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Uptown Gets Two New Divvy Stations as Bike Rentals Move North

By Adeshina Emmanuel | September 19, 2013 9:33am
 The new Uptown stations are located at West Wilson Avenue and North Broadway and at West Argyle Street and Broadway.
Divvy Bikes in Uptown
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UPTOWN — Two new Divvy Bike stations were installed in Uptown on Wednesday as the bike rental program creeps farther and farther north.

The new Uptown stations are located at Wilson Avenue and Broadway and at Argyle Street and Broadway.

Uptown now has nearly a dozen Divvy locations, including outside the Lawrence Red Line stop and at Montrose Harbor, and should eventually have about 20 including pending installations, according to Divvy. The bike rental program launched in June and already has thousands of users. About 400 Divvy stations are expected to eventually be installed across Chicago.

Uptown resident Ricardo Rosero, 61, and a friend were strolling down Broadway on Wednesday when the new station near Argyle piqued their interest and they stopped to take a closer look.

"It's nice. Makes it really easy for people without bikes to go on a nice ride through the park, maybe with the family," Rosero said, adding that he thought $7 for a 24-hour Divvy pass was "a good deal."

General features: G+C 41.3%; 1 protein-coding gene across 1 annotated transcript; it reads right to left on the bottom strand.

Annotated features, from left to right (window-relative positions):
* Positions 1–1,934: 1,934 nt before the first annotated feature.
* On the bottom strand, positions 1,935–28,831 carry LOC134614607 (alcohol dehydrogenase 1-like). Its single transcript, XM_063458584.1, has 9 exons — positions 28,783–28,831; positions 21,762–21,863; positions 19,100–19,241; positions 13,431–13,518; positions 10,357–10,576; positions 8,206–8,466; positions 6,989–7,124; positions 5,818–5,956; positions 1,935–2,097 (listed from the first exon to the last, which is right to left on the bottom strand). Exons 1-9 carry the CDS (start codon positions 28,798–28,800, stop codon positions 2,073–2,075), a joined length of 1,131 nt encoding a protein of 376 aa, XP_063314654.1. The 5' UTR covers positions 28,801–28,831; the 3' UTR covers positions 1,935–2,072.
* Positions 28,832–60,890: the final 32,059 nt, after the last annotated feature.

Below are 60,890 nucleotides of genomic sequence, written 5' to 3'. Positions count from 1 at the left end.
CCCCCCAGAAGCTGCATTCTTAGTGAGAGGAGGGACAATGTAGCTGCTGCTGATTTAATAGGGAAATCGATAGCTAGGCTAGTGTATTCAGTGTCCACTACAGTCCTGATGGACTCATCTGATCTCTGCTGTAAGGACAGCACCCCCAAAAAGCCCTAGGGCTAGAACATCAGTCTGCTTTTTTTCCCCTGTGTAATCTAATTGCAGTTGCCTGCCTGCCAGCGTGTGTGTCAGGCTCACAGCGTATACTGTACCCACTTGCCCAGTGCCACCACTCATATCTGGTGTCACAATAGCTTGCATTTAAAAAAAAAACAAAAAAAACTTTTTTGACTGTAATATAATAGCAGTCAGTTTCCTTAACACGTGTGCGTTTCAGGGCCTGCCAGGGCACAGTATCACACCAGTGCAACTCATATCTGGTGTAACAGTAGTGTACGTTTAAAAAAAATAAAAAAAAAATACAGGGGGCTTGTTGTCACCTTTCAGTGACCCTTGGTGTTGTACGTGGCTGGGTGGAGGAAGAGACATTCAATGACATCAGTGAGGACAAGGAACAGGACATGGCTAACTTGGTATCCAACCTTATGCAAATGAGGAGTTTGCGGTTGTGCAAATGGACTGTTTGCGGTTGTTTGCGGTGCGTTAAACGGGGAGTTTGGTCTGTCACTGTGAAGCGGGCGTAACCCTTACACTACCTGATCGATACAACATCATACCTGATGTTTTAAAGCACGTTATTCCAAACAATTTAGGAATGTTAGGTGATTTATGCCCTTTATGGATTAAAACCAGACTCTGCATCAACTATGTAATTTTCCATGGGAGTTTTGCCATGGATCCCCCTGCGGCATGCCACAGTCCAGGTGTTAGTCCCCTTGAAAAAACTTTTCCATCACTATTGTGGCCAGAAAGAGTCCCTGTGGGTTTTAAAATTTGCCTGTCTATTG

He said he was eager to try the bike share program out.

Florida resident Andy Lee, 32, was leaving a business meeting in the Argyle Street area Wednesday when he too stopped to examine the bike share stations.

He said it was a good idea to put the stations so close to the lakefront, and that he could envision visitors to the city, himself included, parking and taking a Divvy bike on a spin through the lakefront bike paths.

"This location is so close to the lake, and [the program] seems great for people," he said.

When Lincoln Square resident Rachel Lynn and her husband moved to Chicago from Rockford they sold their car and bought bikes, a more cost-effective and environmentally friendly way of getting around, Lynn said.

The 28-year-old said the bike share program was "a good thing," and that while she and her husband already had bikes, their friends from out of town would benefit from Divvy.

"We have friends who come and visit who would like to go on bike rides but they can't necessarily bring their bikes, so this is a good alternative," said Lynn, who works in Uptown as an intern at RefugeeOne, an agency in that resettles foreign refugees.

The office of Ald. James Cappleman (46th) hasn't gotten any complaints about Divvy bikes in Uptown. But some of Cappleman's Lakeview constituents were so upset enough about the placement of the bikes outside their condo that they filed a lawsuit last month.

A Divvy location was also installed in Edgewater on Wednesday, outside the Berwyn Red Line station.